According to the automaker’s chief executive officer, cialis Toyota should have done a better job in assisting its newly appointed chief communications executive in relocating to Japan – and she might have avoided thus her arrest for violating Japan’s rules on controlled substances.
The company’s newly appointed chief communications officer, there Julie Hamp, was detained after she tried to mail herself 57 oxycodone pills, which are heavily regulated by Japanese authorities. “To me, executives and staff who are my direct reports are like my children,” commented Toyota President Akio Toyoda in news brief on the matter. “It’s the responsibility of a parent to protect his children and, if a child causes problems, it’s also a parent’s responsibility to apologize.” He subsequently did so, and also said it was the company’s belief she had no intention to break the law. Hamp relocated in April from the US following her appointment as the top communications manager, and Toyoda said the carmaker failed in making sure her transition was handled properly.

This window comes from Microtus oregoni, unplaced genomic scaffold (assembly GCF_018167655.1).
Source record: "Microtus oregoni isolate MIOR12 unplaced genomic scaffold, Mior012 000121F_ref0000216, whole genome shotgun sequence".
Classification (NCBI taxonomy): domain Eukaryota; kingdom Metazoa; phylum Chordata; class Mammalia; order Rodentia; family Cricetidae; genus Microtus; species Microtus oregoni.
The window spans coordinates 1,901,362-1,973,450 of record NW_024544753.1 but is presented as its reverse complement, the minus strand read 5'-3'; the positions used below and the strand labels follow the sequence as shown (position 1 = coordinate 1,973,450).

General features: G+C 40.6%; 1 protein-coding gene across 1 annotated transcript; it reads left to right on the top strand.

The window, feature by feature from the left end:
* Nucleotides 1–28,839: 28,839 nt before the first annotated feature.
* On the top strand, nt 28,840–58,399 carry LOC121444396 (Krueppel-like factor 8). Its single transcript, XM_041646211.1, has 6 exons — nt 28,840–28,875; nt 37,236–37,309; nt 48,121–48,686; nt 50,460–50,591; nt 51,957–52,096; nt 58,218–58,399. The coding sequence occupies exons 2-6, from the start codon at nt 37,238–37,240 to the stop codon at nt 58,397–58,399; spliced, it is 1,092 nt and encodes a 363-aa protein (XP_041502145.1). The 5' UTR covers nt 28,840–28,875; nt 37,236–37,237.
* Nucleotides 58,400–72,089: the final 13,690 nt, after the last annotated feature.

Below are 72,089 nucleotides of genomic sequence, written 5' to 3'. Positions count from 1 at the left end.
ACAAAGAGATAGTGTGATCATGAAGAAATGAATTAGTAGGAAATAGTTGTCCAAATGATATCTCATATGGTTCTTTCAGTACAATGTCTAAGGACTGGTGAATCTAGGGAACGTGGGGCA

Hamp, 55, is the first woman to be placed in a top position within the company – which is traditionally dominated by Japanese men- and she was assigned to the duty in an effort to expand the company’s leadership views. While it’s unclear if the executive remained in police custody, the Japanese law is very strict on drug offenses, including the ones with prescription – authorities can have a suspect in custody for as long as 23 days before filing any charge. If she is found guilty, she could face years in prison and then be deported.